Approved by the Los Angeles City Council in 1997, the City of Los Angeles’ living wage ordinance sets an annually adjusted minimum wage that city contractors must pay employees working on city service contracts and economic development grants. As of July 2002, the ordinance mandated that employers pay covered workers at least $7.99 per hour and contribute at least $1.25 per hour worked toward health insurance premiums or, alternatively, increase direct pay an additional $1.25 per hour. Automatic annual cost of living increases are required for wages, but the $1.25 per hour for health insurance has been fixed since ordinance passage. The ordinance also requires employers to provide covered employees with at least 12 annual paid days off.
PATHWAYS OF POTENTIAL HEALTH EFFECTS—INCOME AND HEALTH INSURANCE
We diagrammed the putative causal relations suggested by the relevant economic and health research to form a logic framework for the analysis (see fig 1), much as that done by Joffe and Mindell23 and Anderson et al.24 While the comprehensive HIA, which included both quantitative and qualitative analyses, investigated each of the pathways and effects on such determinants of health as health care, housing, and childcare, the quantitative analysis presented here did not specify the specific pathways through which income and health insurance benefits affected mortality.
Health effects related to paid leave, another employment benefit mandated by the ordinance, were not considered in the analysis because of a lack of information about current time off benefits and ambiguity about the number of workers covered by this part of the ordinance. Also excluded from the analysis were macroeconomic effects, such as unemployment, inflation, or collateral wage increases, and secondary effects on city agencies or employers, such as changes in rates of municipal outsourcing. Although such effects could occur and affect health, economic analyses of this and similar living wage ordinances show that these effects are likely to be small,2,6 primarily because of the narrow targeting of most living wage ordinances—workers subject to the Los Angeles ordinance comprise just over two tenths of one per cent of the estimated 4.7 million jobs in Los Angeles County.25 Furthermore, affected employers seem to pass on additional labour costs to the city.26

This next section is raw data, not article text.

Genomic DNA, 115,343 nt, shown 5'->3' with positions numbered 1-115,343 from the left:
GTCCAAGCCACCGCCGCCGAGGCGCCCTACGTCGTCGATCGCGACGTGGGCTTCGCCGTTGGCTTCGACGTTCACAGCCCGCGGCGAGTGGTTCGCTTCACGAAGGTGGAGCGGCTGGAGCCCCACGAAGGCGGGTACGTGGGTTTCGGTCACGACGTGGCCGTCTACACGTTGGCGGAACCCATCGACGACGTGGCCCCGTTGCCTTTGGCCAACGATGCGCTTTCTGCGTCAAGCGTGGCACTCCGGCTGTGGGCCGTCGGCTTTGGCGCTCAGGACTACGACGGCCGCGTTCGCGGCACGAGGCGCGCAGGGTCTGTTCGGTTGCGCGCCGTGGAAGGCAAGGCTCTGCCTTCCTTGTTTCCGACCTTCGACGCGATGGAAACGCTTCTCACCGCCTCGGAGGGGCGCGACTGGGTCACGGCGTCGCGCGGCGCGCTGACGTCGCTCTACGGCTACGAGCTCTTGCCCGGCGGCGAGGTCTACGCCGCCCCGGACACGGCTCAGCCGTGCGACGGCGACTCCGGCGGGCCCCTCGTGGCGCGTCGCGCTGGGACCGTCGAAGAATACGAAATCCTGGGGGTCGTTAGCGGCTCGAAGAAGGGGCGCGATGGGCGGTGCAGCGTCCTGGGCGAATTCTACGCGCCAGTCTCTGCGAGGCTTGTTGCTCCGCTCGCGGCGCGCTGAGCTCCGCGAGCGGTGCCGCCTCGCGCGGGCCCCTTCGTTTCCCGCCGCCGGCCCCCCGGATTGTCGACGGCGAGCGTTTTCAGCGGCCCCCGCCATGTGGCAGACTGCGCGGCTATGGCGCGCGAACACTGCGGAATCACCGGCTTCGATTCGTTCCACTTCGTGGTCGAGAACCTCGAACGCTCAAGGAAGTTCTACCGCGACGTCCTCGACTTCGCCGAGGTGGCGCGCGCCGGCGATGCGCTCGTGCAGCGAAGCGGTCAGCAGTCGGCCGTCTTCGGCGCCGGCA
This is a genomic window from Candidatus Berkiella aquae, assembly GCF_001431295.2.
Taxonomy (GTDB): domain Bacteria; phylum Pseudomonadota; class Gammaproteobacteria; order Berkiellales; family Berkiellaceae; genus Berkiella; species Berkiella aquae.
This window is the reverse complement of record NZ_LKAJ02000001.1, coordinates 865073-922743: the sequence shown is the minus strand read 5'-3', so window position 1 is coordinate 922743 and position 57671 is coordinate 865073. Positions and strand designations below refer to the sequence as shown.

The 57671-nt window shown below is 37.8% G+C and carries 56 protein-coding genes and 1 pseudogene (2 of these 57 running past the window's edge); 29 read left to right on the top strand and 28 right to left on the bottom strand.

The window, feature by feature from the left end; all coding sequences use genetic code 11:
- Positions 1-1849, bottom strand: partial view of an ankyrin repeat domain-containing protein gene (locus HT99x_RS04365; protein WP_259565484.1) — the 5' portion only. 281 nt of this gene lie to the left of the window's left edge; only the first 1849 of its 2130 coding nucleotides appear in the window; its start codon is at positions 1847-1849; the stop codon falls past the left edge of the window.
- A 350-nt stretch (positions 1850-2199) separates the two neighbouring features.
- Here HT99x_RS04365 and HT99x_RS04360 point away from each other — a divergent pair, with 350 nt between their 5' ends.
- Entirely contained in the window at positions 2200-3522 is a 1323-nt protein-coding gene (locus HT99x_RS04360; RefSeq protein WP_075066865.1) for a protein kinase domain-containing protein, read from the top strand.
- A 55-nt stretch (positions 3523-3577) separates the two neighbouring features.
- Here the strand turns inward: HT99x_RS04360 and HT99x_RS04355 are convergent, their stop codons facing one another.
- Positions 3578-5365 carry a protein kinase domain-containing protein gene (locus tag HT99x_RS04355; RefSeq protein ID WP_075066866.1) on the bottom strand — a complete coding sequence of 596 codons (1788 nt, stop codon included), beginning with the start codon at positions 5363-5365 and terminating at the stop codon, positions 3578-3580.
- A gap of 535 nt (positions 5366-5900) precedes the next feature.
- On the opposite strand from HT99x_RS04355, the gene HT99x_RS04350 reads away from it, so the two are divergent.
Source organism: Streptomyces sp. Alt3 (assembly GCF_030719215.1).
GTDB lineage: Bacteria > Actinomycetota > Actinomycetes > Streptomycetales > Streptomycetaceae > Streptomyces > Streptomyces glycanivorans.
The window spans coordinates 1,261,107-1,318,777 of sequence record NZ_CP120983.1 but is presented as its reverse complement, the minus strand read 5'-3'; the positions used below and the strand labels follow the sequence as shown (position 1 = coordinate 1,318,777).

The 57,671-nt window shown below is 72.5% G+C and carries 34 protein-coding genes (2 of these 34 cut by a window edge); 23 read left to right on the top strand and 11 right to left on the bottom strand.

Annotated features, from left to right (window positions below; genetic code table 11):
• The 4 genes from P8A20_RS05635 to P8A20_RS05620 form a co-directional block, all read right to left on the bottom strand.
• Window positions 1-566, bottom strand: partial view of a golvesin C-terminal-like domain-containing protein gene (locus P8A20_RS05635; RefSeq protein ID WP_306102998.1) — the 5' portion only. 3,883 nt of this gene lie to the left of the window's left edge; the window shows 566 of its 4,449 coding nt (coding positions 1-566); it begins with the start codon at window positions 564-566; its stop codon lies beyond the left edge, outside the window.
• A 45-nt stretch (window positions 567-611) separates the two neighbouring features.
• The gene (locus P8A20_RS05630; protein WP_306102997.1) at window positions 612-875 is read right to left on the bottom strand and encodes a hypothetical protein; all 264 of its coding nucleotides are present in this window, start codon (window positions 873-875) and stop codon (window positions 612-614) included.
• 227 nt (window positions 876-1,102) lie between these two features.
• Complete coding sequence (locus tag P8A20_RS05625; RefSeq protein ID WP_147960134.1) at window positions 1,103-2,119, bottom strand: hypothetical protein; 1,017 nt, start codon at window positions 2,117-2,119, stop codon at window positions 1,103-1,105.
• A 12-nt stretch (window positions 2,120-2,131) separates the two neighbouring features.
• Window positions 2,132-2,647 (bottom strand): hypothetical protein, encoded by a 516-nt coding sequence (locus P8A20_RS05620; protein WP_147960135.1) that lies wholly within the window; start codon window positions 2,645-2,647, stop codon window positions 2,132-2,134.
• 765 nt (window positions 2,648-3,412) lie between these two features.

To compare the health impact, defined as changes in mortality, stemming from the ordinance’s changes in wage and health insurance benefits, we generated a series of scenarios of different combinations of wage and health insurance benefits, for which effect estimates from the literature were used to estimate mortality changes in a hypothetical cohort of targeted workers. The cost effectiveness of each scenario was subsequently calculated based on the impact on mortality and associated costs.
Mortality as outcome of interest
We focused our analysis on mortality because mortality is an objective measure that can easily be compared between studies and populations, and data were available that permitted the quantification of linkages between the policy and mortality. Comparisons in our analysis were facilitated by the fact that two key studies, one examining the association between income and mortality27 and the other examining the association between health insurance and mortality28 used the same dataset—the national longitudinal mortality study (NLMS), a long term prospective study of mortality in the USA from 1979 to 1989 among 1.3 million persons ages 25 to 64 years.25
Other benefit scenarios were also considered, including the proportion of uninsured to be insured and increased health insurance compensation to bring it more in line with the actual cost of health insurance, an average of $1.59 per hour for single coverage.32
To estimate the effects of income on mortality, we used Backlund et al’s findings from their analysis of NLMS data—a 1.21 relative mortality risk for each decrease of $21 832 in income below a threshold of $49 096 (2002 dollars).27 For income above this threshold, Backlund et al estimated a much weaker effect (relative risk of 1.07 for each decrease of $21 832 in income). Assuming covered Los Angeles worker’s incomes are similar to workers in neighbouring Santa Monica studied by Pollin and Brenner,5 their average gross household income was about $28 000 per year.